My idea for this dress was to make an outfit that expressed a message about mental health (figure 1). In part, I wanted to use the outfit as a means to make the inside match the outside. It is not necessarily meant to symbolize one specific mental illness; however, it draws upon commonalities shared by many different mental health issues. These include attempts to hide mental health struggles from public view and the desperate need for additional support when suffering from mental illness. The idea of using fashion as a means to express mental health struggles was inspired by Alexander McQueen and his collections. He used fashion to tell stories, express his own emotion, and explore socially taboo topics like mental health. Like many of McQueen’s designs, this dress is not meant to be pretty; the message it conveys is not pretty. I knew from the beginning that I wanted the dress to be tight, structured, and work with the natural shape of the wearer as well as alter the wearer’s silhouette. It is both honest and illusionistic.
The dress is made almost completely out of duck tape. I chose to work primarily with duck tape for a few reasons. The first is that duck tape can create structured shapes more easily than standard fabric which would require starch or interfacing. Therefore, I thought it would be an effective and efficient material to achieve the structured look I wanted. Secondly, I liked that it is a binding material and its main purpose is to hold things together. This symbolism was something I wanted to incorporate into the design.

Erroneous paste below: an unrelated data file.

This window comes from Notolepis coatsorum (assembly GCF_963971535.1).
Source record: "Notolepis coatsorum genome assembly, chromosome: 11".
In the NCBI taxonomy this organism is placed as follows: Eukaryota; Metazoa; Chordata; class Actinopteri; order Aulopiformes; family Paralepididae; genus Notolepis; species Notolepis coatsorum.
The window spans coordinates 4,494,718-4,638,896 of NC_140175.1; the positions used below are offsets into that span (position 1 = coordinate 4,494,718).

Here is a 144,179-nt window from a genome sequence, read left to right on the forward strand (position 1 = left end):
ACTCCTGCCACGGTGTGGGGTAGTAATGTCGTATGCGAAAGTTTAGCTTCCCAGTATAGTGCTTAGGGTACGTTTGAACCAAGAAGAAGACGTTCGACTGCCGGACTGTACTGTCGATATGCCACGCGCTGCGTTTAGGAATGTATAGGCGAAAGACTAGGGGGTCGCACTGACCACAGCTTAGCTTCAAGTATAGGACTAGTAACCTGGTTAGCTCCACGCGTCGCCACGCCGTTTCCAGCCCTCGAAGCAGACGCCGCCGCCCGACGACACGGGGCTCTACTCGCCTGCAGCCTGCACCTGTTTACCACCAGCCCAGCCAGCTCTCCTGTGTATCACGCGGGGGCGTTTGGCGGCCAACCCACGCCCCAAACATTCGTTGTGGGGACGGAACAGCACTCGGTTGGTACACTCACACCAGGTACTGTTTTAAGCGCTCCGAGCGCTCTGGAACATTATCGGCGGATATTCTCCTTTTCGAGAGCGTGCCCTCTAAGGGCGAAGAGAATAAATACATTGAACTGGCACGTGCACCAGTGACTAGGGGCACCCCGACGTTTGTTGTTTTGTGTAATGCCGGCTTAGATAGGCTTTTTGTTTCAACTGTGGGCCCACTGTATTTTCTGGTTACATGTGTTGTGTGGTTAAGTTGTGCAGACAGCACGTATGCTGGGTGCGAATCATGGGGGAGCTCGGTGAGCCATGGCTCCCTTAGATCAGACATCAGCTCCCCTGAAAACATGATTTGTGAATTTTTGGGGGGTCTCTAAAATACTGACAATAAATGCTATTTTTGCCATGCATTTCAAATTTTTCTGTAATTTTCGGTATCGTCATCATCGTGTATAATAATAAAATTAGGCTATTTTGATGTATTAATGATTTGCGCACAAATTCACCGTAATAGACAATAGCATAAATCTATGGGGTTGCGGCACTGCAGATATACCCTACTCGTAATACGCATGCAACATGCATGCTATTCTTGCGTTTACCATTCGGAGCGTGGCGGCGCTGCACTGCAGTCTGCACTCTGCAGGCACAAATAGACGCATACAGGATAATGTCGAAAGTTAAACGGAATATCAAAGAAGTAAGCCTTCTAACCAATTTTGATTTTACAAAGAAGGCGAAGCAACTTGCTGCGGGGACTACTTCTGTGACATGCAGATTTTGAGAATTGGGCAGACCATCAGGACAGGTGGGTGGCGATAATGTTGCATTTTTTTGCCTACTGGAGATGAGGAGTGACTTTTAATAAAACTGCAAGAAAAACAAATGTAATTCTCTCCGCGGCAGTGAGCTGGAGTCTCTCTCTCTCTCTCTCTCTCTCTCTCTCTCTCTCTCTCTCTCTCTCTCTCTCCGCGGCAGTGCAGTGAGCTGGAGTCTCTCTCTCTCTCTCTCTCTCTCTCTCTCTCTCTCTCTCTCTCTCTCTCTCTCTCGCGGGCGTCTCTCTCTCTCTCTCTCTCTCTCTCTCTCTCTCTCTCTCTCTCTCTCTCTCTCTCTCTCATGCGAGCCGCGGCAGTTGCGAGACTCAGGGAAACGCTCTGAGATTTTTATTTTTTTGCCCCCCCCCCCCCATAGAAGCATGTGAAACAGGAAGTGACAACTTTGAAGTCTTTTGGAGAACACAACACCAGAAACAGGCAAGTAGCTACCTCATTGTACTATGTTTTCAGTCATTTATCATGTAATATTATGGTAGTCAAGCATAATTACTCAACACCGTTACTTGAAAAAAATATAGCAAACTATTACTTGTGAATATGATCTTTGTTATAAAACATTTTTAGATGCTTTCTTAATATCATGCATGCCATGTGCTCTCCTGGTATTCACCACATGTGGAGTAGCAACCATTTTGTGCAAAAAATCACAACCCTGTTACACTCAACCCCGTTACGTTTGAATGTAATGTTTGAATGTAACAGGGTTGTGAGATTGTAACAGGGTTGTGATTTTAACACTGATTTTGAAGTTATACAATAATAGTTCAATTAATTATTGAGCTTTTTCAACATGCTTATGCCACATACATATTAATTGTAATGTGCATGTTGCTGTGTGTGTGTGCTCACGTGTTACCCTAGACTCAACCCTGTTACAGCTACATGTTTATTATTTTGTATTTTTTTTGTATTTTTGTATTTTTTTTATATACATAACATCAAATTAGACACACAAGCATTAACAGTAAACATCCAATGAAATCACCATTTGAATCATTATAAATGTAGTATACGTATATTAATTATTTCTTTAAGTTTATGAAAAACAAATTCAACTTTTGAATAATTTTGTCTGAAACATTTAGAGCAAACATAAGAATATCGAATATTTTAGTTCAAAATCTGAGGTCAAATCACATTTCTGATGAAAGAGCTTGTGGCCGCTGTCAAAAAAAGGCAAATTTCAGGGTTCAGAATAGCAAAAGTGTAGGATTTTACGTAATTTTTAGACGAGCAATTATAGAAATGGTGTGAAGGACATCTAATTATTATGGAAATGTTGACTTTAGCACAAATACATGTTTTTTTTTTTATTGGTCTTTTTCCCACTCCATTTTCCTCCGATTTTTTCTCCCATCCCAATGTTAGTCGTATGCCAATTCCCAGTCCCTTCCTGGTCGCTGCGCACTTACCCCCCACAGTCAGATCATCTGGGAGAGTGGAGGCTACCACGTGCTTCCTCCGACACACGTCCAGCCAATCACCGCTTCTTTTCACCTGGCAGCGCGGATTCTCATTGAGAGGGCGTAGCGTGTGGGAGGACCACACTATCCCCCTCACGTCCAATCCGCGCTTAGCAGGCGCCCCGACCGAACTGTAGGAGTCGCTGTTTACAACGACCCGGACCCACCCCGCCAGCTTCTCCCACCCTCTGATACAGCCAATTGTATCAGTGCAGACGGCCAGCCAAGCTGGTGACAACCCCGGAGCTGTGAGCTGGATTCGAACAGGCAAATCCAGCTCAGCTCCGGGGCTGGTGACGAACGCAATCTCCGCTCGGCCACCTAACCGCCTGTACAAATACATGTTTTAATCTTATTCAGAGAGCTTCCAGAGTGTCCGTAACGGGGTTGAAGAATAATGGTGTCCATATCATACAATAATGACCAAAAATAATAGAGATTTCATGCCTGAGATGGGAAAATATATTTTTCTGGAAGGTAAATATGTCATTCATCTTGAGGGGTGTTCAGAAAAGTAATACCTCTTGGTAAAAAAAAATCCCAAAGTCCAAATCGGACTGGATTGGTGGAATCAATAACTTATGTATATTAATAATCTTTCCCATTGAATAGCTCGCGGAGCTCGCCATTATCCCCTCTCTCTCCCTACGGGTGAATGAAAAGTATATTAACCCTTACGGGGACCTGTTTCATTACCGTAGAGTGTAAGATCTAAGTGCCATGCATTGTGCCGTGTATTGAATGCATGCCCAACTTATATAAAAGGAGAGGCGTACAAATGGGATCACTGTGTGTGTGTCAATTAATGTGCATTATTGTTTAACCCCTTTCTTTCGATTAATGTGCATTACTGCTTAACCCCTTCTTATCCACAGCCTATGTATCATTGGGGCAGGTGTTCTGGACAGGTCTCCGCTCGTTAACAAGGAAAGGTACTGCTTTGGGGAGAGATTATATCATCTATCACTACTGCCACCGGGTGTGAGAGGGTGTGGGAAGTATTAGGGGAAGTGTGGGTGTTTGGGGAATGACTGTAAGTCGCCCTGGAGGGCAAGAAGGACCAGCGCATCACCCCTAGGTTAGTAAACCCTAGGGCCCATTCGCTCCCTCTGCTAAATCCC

Duck tape has a no-nonsense, it-just-has-to-work connotation that I wanted for the dress. When it comes to functioning in society with a mental illness, you have to figure out what will get you through the day and do it. It does not have to be attractive, it just has to work. I intended for the dress to be like an exoskeleton, providing support and protection to the wearer. I want to convey the message that the wearer is being held together by duck tape both physically and, metaphorically, mentally.
The inside shell of the bodice is made of cotton (figure 2). This part is not meant to be seen by anyone but the wearer. It is the raw inside of the garment. However, pieces of cotton stick out the top and the sides of the bodice and peeks through gaps in the duck tape. It is messy and unraveling; none of the seams are finished. This is meant to represent the idea that as much as someone might try to cover up their struggles with mental health, to hide what is happening on the inside, there are often signs that others can see if they choose to look close enough. Despite the best efforts of the duck tape, the insides of the dress are bleeding out in places.